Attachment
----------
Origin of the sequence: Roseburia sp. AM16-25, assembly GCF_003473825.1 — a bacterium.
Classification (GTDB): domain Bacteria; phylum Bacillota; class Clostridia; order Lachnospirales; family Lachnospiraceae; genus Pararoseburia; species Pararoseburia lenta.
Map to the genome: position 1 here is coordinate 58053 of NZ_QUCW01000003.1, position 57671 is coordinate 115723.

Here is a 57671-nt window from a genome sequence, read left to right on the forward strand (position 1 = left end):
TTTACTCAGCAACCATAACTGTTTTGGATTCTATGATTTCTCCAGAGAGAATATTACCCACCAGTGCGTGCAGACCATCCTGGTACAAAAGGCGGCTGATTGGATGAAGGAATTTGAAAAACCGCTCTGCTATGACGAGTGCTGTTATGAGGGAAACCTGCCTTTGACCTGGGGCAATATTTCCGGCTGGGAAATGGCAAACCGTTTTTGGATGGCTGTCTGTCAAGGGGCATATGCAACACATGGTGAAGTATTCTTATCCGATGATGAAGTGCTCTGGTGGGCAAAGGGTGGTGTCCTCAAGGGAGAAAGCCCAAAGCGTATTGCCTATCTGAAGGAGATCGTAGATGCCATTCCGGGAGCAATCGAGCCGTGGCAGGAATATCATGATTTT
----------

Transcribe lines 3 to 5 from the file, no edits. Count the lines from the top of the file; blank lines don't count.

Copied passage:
Map to the genome: position 1 here is coordinate 58053 of NZ_QUCW01000003.1, position 57671 is coordinate 115723.

Here is a 57671-nt window from a genome sequence, read left to right on the forward strand (position 1 = left end):
TTTACTCAGCAACCATAACTGTTTTGGATTCTATGATTTCTCCAGAGAGAATATTACCCACCAGTGCGTGCAGACCATCCTGGTACAAAAGGCGGCTGATTGGATGAAGGAATTTGAAAAACCGCTCTGCTATGACGAGTGCTGTTATGAGGGAAACCTGCCTTTGACCTGGGGCAATATTTCCGGCTGGGAAATGGCAAACCGTTTTTGGATGGCTGTCTGTCAAGGGGCATATGCAACACATGGTGAAGTATTCTTATCCGATGATGAAGTGCTCTGGTGGGCAAAGGGTGGTGTCCTCAAGGGAGAAAGCCCAAAGCGTATTGCCTATCTGAAGGAGATCGTAGATGCCATTCCGGGAGCAATCGAGCCGTGGCAGGAATATCATGATTTT